The long-term implications are serious. For example, unfunded pension liabilities have already affected some cities’ ability to issue debt for large-scale park and recreation capital improvements or public/private partnerships. Unfunded pension costs can sometimes lead to higher borrowing costs for local and state governments due to lowered bond ratings and debt affordability ceilings, which restrict the amount of general obligation bonds a city or state may issue. Finally, troubled pension plans are likely to adversely affect agencies’ ability to recruit and retain top-quality workers who may seek employment where retirement savings plans are not at risk.


In answer to the question if unfunded pension obligations will affect the ability of park and recreation agencies to provide services to their communities, Mike Kelly, general superintendent and CEO of Chicago Park District, says, “Will there be harm to our mission? Potentially, yes there will.”


Retirement Benefits Delivery
One of the defining benefits of a public service career, including in parks and recreation, has been a secure pension. This benefit has been nearly as important as salary and quality health insurance.


Historically, park and recreation agencies have offered pension plans known as defined benefit (DB) retirement plans, to their employees, and nine out of 10 city and state governments still do. In DB plans, employers offer a specified payout — determined by formula that includes age and length of service — that employees receive at the time of their retirement and which continues as long as they live. Workers in DB plans must be employed by the agency for a minimum number of years before becoming eligible to receive full or partial retirement benefits. DB plans frequently include an annual cost-of-living increase that is intended to protect the retiree from inflation.


In most cases, both the employer and employee make regular contributions to fund the DB plan. Importantly, many public employees with defined benefit pension plans frequently do not pay into Social Security. Their pension is the only retirement benefit they will receive.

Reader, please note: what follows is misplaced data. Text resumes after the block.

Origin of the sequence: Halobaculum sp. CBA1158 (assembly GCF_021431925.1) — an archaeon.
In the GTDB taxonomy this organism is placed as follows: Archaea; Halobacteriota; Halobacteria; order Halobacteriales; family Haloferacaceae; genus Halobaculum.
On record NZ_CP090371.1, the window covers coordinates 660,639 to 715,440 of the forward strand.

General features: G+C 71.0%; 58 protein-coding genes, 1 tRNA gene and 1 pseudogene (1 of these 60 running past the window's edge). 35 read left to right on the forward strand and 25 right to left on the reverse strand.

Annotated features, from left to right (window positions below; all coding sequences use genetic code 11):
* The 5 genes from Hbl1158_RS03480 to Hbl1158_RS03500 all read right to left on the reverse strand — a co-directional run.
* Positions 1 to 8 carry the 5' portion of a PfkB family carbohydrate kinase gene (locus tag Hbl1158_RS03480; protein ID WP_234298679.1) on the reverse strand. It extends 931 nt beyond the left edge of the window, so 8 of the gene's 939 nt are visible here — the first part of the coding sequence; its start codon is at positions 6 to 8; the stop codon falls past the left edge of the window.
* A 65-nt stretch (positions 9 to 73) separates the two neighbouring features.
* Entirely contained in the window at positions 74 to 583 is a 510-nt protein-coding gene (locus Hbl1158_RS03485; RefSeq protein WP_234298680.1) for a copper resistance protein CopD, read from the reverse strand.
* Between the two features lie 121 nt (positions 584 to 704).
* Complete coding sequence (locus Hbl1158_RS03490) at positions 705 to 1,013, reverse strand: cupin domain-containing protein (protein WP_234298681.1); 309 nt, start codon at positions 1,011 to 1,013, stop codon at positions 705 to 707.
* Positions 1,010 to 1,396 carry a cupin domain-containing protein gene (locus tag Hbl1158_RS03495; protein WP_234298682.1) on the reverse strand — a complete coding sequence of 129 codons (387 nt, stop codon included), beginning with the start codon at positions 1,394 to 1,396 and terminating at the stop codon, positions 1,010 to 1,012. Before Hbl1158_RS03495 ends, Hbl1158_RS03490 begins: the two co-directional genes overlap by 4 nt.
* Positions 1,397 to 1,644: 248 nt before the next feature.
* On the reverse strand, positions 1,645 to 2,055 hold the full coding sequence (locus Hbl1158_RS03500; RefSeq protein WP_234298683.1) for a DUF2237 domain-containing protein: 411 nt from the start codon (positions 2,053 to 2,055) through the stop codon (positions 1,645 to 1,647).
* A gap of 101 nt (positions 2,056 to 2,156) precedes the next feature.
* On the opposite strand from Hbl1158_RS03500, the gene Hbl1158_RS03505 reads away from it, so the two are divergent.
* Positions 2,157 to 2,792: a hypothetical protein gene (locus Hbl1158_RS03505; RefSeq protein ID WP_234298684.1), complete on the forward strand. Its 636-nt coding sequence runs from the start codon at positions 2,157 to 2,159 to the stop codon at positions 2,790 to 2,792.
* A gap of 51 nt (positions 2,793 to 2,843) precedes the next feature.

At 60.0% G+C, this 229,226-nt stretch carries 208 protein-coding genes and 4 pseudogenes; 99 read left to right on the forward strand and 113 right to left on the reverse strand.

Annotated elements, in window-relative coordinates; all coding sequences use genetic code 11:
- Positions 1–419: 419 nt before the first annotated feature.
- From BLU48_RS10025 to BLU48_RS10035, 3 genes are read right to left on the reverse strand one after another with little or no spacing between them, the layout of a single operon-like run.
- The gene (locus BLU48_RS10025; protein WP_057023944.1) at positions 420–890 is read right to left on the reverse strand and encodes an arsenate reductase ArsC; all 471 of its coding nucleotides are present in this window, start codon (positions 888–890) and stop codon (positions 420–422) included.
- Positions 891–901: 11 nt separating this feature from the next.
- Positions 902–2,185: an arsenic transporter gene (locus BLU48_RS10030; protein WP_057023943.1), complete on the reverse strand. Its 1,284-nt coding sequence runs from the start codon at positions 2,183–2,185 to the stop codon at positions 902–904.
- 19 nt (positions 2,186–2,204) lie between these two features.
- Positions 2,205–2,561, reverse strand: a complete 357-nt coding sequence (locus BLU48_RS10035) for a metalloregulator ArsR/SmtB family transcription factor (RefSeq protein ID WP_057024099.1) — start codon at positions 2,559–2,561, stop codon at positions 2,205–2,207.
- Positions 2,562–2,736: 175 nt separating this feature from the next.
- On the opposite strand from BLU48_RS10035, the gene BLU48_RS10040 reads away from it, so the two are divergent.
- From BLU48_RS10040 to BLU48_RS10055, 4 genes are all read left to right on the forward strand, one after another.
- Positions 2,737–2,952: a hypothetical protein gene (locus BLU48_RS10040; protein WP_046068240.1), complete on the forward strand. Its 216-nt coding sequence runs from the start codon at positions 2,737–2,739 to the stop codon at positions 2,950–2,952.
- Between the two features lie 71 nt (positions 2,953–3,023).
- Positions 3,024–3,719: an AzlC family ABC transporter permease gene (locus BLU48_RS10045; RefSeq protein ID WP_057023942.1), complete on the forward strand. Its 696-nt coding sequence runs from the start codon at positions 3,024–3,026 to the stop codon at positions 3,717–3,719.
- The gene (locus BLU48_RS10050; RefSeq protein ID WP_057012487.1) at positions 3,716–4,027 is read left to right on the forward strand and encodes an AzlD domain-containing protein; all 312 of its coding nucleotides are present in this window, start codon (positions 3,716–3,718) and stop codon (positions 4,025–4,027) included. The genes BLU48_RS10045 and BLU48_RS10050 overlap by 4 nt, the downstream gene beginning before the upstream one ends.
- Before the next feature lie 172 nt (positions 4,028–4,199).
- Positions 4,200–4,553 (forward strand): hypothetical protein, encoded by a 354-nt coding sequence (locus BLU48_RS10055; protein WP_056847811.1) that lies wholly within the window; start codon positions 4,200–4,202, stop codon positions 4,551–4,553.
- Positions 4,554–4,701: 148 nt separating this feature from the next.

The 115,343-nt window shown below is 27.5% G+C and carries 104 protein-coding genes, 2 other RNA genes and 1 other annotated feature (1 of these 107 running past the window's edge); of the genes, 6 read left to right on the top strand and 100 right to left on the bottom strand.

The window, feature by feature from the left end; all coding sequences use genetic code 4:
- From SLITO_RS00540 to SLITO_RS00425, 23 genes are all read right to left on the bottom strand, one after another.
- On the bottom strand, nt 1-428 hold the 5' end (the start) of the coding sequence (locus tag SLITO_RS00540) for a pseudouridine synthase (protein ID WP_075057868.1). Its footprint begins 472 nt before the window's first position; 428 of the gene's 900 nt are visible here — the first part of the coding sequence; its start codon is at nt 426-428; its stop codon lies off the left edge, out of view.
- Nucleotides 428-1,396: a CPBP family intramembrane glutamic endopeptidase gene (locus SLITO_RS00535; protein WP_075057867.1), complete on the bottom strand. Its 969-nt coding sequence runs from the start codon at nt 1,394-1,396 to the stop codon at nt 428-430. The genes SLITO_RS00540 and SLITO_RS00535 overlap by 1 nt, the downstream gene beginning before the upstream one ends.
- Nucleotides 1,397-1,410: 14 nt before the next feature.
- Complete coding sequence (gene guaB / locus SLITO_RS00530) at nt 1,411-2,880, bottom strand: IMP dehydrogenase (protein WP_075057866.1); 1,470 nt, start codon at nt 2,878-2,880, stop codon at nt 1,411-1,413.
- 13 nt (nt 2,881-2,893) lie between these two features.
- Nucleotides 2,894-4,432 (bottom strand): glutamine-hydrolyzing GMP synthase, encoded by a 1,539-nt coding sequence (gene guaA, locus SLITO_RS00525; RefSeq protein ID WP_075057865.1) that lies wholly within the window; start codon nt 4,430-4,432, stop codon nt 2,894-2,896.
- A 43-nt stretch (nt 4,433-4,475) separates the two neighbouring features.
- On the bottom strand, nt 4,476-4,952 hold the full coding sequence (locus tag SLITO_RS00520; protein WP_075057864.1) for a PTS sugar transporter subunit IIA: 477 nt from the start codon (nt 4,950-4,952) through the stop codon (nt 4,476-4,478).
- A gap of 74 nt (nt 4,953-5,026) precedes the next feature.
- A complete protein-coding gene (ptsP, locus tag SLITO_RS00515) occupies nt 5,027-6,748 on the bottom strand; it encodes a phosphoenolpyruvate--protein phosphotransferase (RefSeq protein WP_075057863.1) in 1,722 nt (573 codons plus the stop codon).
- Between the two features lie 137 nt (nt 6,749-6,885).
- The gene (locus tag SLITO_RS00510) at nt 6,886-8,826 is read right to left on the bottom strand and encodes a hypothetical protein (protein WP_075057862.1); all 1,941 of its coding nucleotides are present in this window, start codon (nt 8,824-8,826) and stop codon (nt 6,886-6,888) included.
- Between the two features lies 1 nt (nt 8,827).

In contrast, the overwhelming majority of private sector employers have moved away from DB plans to offer defined contribution (DC) plans. In DC plans, the employer may make a regular contribution into a retirement account owned by the employee and the employee puts aside a fixed amount of their earnings. The funds held in DC plans cannot be withdrawn without penalty by the worker until a certain age, typically 59.5 years old. In addition, the taxes on the income earned by these plans are typically deferred until the worker withdraws funds from the plan.
DB plans have become much more popular in the private sector due to lower long-term costs and less long-term obligation by the employer. They are also attractive to employees because they are portable if an employee changes jobs. Unlike DB plans, DC plans do not guarantee a specific payment amount at retirement, but they do give employees the ability to choose how to invest their retirement savings.


According to the Bureau of Labor Statistics, most private-sector companies have replaced DB pension plans with DC plans, while the overwhelming majority of publicsector employers, park and recreation agencies included, still offer DB plans. Nine out of 10 public-sector employers offer direct benefit plans while just 6 percent offer only DC plans to their employees, but an increasing number of governments are moving toward DC plans. About 30 percent of public-sector employers have added DC plan options to their DB plans. By comparison, just 21 percent of private-sector employers provide a DB plan and 71 percent provide a DC plan to their full-time workers.